Weinberger’s new book, Too Big to Know, explores how the networking of knowledge is transforming expertise and decision-making in business, government, education, and science.
David Weinberger | “Too Big to Know: How the new dimensions of information are transforming business — and life” (MP3 audio) | November 30, 2011 | School of Information, U.C. Berkeley http://www.ischool.berkeley.edu/newsandevents/events/distinguishedlectures/davidweinberger.
Andy Piper | MQ Telemetry Transport (MQTT) (MP3 audio) | January 9, 2012 | Technometria with Phil Windley, itconversations.org March 15, 2012Posted by daviding in Talk Audio Download.
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MQTT, now an open standard under Eclipse, opens up the Machine to Machine Internet, similar to how HTTP as opened up documents.
As stated on the MQTT website, MQ Telemetry Transport “is a machine-to-machine (M2M)/”Internet of Things” connectivity protocol.” Meant to be used remotely particularly when bandwidth is at a premium, it can be used in both mobile and dial-up situations. Developed as part of his work at IBM, Andy Piper discusses the project, including its concepts and background. He also reviews examples of its use and reviews future development plans.
Andy Piper is widely known as a Social Bridgebuilder and speaker, and is a Consulting IT Specialist working for IBM Software Group, currently based in the UK but with a worldwide scope and remit. He is an enabler, a synthesiser, a connector, and a community-builder.
Andy is probably best known online as a “social bridgebuilder” spanning a number of different areas of technology and interest. His weblog The Lost Outpost reflects the diversity of his skills and interests: development, design, communications, everything social, community building, marketing, gaming and digital imaging. He co-hosts the weekly Dogear Nation podcast (search for it on iTunes), is a leading member of IBM Hursley’s eightbar community, one of the organisers of Home Camp, and a committee member, organiser and former speaker at Digital Surrey.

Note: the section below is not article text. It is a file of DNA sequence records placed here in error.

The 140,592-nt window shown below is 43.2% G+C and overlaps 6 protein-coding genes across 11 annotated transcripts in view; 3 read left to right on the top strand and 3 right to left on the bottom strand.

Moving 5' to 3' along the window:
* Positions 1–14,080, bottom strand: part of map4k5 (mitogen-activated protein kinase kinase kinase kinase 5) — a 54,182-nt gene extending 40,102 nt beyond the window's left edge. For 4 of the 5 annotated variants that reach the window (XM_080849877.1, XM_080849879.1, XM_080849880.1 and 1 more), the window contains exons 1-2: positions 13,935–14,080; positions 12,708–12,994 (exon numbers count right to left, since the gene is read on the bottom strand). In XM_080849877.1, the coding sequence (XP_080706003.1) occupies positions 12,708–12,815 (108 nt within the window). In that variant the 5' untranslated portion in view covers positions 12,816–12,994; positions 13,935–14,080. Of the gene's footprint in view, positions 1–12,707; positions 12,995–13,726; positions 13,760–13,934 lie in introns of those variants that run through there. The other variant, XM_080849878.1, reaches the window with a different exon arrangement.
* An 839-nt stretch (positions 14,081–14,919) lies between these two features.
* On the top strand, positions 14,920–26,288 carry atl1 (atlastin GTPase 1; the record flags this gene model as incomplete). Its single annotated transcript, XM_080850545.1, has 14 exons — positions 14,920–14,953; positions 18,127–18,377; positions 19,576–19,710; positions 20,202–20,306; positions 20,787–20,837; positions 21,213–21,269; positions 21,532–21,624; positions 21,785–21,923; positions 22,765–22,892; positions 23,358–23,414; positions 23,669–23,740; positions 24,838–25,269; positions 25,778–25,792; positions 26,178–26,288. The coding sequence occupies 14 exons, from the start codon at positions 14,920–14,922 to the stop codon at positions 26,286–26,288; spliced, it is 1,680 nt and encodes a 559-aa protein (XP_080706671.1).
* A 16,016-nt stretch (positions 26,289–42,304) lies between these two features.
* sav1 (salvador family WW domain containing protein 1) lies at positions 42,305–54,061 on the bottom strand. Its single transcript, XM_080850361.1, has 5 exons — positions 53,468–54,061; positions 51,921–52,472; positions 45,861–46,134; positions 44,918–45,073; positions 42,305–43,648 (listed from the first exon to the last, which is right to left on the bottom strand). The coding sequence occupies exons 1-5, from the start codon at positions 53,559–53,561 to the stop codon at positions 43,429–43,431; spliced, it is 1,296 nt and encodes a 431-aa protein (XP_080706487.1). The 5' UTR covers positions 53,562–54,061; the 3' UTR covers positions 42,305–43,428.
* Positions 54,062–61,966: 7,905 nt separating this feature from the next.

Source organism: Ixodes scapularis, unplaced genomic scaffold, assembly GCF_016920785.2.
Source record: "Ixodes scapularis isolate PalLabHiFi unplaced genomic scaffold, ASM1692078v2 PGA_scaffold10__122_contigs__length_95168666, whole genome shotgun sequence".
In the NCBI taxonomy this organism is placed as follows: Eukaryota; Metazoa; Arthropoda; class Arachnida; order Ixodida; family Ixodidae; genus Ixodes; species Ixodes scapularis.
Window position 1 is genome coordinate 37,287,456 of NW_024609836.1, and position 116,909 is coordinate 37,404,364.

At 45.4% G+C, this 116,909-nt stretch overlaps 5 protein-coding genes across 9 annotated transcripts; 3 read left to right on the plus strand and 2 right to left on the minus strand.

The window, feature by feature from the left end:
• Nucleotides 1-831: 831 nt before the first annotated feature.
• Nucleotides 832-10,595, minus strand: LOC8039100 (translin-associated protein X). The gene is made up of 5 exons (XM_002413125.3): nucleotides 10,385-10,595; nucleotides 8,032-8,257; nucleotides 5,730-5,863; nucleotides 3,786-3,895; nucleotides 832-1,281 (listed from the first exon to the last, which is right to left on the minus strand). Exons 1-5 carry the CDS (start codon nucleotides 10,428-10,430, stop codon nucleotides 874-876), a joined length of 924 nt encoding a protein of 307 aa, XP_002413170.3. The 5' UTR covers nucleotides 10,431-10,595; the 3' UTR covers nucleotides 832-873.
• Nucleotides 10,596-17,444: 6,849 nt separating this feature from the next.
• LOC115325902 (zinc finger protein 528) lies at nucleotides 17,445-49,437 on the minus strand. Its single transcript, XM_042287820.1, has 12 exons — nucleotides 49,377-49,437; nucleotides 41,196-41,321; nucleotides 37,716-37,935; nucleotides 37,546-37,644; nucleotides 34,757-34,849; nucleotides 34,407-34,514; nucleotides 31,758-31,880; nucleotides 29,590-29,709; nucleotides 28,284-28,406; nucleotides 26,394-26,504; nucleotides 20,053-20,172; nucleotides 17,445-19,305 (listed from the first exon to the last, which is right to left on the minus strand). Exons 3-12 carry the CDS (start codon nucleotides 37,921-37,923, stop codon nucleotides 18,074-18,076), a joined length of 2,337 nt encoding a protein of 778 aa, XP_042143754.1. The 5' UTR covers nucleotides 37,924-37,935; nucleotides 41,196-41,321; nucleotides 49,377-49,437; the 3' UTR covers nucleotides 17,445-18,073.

Andy Piper | MQ Telemetry Transport (MQTT) | January 9, 2012 | Technometria with Phil Windley, itconversations.org http://itc.conversationsnetwork.org/shows/detail5153.html.
Geoffrey West, Mathieu Levefre, Carlo Ratti, “Thinking Cities” documentary (web video) | Networked Society series | Ericsson February 27, 2012Posted by daviding in Talk Video Streaming.
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Why do people want to live in cities? What are the impacts as ICT simultaneously rises? Geoffrey West, Mathieu Levefre, Carlo Ratti.
Thinking Cities documentary | Feb. 16, 2012 | ericsson.com at http://www.ericsson.com/networkedsociety/video/56/ (duration 18 minutes)
Thinking Cities deals with one of the most dramatic societal trends happening today: urbanization. The world population is expected to soar to more than 9 billion people by 2050, with roughly 70 percent living in cities. At the same time, Information Communications Technology (ICT) is extending its reach. These parallel trends are intersecting at a time in which the world faces serious economic, environmental, and social challenges in achieving a more sustainable development.
Thinking Cities explores the challenges and opportunities of urbanization in the Networked Society together with leading city thinkers including Geoffrey West, physicist and professor at Santa Fe Institute; Mathieu Lefevre of New Cities Foundation and Carlo Ratti, Director of MIT Senseable City Lab.
Originally surfaced as “Watch A Fascinating Short Film On How Cities Will Drive Global Change” | Morgan Clendaniel | Feb. 20, 2012 | Fast Co.Exist at Watch A Fascinating Short Film On How Cities Will Drive Global Change | Co.Exist: World changing ideas and innovation.
“There’s an enormous realization of the importance of cities. That is true for business, it’s true for government, it’s true for civil society.” So says one of the speakers in Thinking Cities (made by Ericsson as part of their Networked Society series), which you can watch above. As Geoffrey West, a scientist who studies cities, notes in the film, cities are the cause of many of the world’s problems, but are also hubs of innovation that are going to drive the solutions.
Thinking Cities features thought leaders like West, a physicist and professor at Santa Fe Institute; Mathieu Lefevre of New Cities Foundation; and Carlo Ratti, Director of MIT’s Senseable City Lab speaking on what the city means for the future while we take a tour of some of the most innovative smart city projects–from tracking trash to tagging potholes–that are going on in the world today.